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Kissing – culture

 

A kiss can express anything from love, passion, affection, respect, friendship or greeting. Let us look at the last mentioned – kissing as greeting or cheek kissing as a ritual. Cheek kissing is common in Southern, Central and Eastern Europe, in Latin America, the Mediterranean and the Middle East. If one is coming from a non-kissing culture, finding oneself living in countries where cheek kissing is used as mode of greeting, can be a challenge and perceived too intimate. Being kissed when you don’t want to be kissed is not challenging and akward. Rejecting being kissed when that is seen as polite adds a further dynamic as this can be perceived as lack of respect. So what to do? greeting hello

When someone slowly leans towards you with the mouth slightly pointed to give you a compulsory cheek-kiss, you cannot physically push the person away. In most cultures, lips do not touch the cheek, one simply makes a silent kissing sound without really kissing, yet the other person is very close. Oh, actually, some South Africans will kiss you on the mouth, but in most cultures this is not common, and possible good is that if not for other reasons than hygienic ones. When greeting someone with the cheek-to-cheek kiss, be sure to target the other person’s cheek correctly or you might end up kissing the other one on the ear, which indeed can be embarrassing (and a bit funny) if in a job related setting.

10% of the world still does not kiss! That is – no kissing whatsoever. This may be for a variety of reasons including them finding it dirty and full of bacteria (which is true), inappropriate or it may be on religious grounds. In other cultures, female-female kissing is acceptable but not male-female. In many Muslim countries kissing or touching a woman who is not a wife or relative, can be punished by death. We can fully appreciate hygienic reasons. In 2009, cheek kissing came “under fire” following the H1N1 epidemic – not very tempting to cheek kiss anyone at that time irrespective of how healthy they looked.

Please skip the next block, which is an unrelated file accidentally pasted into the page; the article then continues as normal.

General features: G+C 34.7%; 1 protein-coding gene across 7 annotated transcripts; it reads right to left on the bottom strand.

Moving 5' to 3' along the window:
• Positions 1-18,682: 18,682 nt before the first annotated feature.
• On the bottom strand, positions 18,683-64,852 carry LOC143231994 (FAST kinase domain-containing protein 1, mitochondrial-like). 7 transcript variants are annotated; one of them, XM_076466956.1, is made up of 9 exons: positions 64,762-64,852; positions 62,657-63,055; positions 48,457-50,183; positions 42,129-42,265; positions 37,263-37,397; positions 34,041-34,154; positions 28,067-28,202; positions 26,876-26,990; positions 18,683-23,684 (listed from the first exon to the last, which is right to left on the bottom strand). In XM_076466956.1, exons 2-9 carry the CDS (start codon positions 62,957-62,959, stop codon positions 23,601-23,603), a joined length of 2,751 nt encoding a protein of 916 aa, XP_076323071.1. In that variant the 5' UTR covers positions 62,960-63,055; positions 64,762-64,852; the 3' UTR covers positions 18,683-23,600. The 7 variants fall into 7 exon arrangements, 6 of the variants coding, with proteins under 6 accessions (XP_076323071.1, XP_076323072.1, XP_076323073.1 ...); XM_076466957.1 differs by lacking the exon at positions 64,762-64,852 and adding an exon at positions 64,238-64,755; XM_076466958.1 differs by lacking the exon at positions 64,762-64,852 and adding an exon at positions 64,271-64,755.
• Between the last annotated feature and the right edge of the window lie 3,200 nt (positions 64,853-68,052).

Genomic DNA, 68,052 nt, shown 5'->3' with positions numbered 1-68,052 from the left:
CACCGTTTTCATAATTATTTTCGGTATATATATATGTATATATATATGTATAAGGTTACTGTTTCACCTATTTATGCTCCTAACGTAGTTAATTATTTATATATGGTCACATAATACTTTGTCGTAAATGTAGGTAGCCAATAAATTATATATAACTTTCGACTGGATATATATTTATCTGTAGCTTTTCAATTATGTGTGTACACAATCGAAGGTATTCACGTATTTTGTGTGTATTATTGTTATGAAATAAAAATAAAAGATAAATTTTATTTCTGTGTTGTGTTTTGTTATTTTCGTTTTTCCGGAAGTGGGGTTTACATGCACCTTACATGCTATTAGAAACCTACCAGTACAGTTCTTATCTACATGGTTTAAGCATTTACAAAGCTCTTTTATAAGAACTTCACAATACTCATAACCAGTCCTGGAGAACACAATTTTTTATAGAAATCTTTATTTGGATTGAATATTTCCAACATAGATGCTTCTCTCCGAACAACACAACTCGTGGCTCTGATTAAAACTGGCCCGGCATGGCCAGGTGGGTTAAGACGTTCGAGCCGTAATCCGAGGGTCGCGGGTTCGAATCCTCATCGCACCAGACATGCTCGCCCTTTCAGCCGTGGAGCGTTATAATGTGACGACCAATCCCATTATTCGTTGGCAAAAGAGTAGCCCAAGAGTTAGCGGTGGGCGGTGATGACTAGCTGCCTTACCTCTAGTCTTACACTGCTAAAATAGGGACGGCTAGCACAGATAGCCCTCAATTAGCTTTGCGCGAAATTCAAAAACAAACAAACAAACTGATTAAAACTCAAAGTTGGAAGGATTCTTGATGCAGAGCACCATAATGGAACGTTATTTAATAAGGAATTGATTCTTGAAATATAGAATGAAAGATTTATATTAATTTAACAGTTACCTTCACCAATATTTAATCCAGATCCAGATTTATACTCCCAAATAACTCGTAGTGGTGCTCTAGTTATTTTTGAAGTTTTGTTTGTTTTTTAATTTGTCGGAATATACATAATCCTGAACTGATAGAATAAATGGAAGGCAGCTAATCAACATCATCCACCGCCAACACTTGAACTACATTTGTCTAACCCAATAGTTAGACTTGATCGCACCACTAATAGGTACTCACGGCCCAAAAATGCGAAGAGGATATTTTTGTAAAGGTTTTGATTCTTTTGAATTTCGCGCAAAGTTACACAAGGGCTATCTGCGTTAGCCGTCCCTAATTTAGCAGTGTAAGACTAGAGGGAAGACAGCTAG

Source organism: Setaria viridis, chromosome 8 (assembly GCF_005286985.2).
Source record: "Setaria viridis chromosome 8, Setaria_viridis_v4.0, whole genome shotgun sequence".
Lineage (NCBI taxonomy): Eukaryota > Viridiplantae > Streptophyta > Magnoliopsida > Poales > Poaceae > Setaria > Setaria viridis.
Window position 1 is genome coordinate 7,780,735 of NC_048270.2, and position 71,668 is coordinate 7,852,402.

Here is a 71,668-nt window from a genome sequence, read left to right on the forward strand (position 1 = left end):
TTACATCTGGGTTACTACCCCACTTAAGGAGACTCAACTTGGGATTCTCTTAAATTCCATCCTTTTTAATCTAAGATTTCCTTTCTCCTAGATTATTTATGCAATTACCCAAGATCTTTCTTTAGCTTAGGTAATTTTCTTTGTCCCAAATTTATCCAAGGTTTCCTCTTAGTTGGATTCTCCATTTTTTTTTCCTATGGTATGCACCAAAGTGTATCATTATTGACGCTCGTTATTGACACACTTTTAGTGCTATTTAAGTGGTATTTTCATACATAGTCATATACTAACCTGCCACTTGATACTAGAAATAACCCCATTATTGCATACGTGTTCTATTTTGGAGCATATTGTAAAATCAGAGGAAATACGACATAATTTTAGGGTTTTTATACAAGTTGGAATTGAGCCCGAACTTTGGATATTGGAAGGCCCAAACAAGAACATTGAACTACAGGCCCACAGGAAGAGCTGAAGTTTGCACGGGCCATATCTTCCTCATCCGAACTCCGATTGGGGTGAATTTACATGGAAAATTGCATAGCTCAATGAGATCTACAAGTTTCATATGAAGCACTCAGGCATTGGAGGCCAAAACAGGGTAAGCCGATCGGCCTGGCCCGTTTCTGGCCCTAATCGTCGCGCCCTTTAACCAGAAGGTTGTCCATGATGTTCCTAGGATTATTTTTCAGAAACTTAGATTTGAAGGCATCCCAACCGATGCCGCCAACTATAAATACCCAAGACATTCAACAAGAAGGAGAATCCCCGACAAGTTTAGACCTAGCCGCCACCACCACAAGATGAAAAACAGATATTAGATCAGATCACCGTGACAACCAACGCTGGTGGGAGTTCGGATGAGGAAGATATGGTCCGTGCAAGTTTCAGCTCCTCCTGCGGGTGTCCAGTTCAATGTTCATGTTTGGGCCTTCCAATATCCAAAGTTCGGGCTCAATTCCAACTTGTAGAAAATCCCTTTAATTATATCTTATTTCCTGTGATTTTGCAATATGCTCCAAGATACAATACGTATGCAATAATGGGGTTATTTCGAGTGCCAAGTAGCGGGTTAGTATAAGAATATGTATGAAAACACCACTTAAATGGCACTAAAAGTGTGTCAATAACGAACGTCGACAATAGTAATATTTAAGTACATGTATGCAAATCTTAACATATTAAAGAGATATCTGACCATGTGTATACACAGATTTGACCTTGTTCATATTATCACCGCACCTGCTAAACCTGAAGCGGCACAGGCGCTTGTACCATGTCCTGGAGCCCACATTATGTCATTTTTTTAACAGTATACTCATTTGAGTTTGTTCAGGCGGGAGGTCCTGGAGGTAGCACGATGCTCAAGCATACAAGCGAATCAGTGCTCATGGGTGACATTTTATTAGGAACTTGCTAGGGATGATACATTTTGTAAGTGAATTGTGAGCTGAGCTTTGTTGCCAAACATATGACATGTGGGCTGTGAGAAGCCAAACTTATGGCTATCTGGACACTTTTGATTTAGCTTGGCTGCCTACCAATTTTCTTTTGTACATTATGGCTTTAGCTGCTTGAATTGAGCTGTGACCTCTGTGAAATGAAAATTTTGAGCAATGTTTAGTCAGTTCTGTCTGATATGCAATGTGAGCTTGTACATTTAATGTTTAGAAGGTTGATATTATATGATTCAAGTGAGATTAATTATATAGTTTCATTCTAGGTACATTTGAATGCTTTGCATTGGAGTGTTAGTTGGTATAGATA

‘To kiss or not to kiss’ – that is the question. Cheek kissing guides will tell you when it is appropriate and when it is not, not to mention how. You may label it ‘cheek-kissing etiquette’ which of course is country specific. From now on, before you travel anywhere, make sure you know whether or not to kiss, how to kiss, left cheek first, right cheek first, how many times on each cheek, whether you as female cheek kiss only women or also men, should you make a kissing sound when you cheek meets the cheek to the other person or cheek kiss in silence – there is plenty to learn here. The first time I met a Swiss he took me by surprise. I thought I was finished and reversed after having cheek kissed him left and right when he said – ‘no, it is three times’. Pardon....

 

 
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